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> Question regarding Overdrive with Cruise Control, Automatic Transmission
Perry
    Posted: Sep 18 2010, 12:26 PM


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An excerpt from a post by Cactus from the thread "Car"-kabob - http://idforums.net/index.php?showtopic=41824
QUOTE (Cactus @ 2 hours, 52 minutes ago)
Yeah it would have. Out west the roads are straight as arrows, which means put it in overdrive and cruise. I've driven hundreds of miles at a time without shifting, and I didn't have to leave Ohio.


The bolded part really made me puzzle. Am I suppose to put it in O/D before engaging in cruise control? Is that more fuel efficient? I searched around the net for an answer and it seems overdrive is for when you drive at highway speed (45mph+) and reduce engine wear. But the car manual doesn't mention anything about better fuel efficiency. Does anyone know about what overdrive on an automatic transmission really is? My car is a 2005 Toyota Corolla LE.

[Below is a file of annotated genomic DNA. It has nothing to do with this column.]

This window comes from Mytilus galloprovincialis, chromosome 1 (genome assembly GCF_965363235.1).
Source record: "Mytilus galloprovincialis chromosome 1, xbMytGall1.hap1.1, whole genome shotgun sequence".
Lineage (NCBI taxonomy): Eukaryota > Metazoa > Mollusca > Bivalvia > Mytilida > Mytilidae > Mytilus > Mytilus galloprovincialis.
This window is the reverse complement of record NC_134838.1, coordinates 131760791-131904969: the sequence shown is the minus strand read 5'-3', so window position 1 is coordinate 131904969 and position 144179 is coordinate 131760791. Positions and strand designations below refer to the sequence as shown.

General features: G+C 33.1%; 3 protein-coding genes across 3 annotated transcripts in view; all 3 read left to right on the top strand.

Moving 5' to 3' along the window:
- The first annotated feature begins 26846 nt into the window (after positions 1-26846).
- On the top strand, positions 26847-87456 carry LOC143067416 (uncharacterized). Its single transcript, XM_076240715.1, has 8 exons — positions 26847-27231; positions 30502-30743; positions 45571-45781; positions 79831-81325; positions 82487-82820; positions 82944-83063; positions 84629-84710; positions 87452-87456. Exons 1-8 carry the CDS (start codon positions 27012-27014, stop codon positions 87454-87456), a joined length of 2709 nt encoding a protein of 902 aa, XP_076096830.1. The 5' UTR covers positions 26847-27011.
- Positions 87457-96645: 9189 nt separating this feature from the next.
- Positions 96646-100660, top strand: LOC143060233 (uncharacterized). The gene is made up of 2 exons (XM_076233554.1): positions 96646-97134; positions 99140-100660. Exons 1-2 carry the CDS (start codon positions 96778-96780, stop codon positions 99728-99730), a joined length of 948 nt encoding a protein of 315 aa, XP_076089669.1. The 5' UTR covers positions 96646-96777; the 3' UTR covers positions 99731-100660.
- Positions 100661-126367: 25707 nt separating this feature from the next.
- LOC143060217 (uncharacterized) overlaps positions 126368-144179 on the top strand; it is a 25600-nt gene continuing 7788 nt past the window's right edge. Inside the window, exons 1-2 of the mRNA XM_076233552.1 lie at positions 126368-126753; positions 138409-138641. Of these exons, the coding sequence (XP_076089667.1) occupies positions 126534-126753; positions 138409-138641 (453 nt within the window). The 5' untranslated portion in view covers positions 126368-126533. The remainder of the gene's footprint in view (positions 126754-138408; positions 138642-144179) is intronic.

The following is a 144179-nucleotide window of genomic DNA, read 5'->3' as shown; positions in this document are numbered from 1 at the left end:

EDIT: Upon carefully reading the manual again, it does mention O/D is actually on at all time and that it achieves better fuel economy at higher speed! I've attached two images for illustration.

user posted image

user posted image

I guess I answered my own question. Regardless, if you know anything technical about overdrive on an automatic, share it here!

This post has been edited by Perry on Sep 18 2010, 12:43 PM
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Sensation!
Posted: Sep 18 2010, 12:43 PM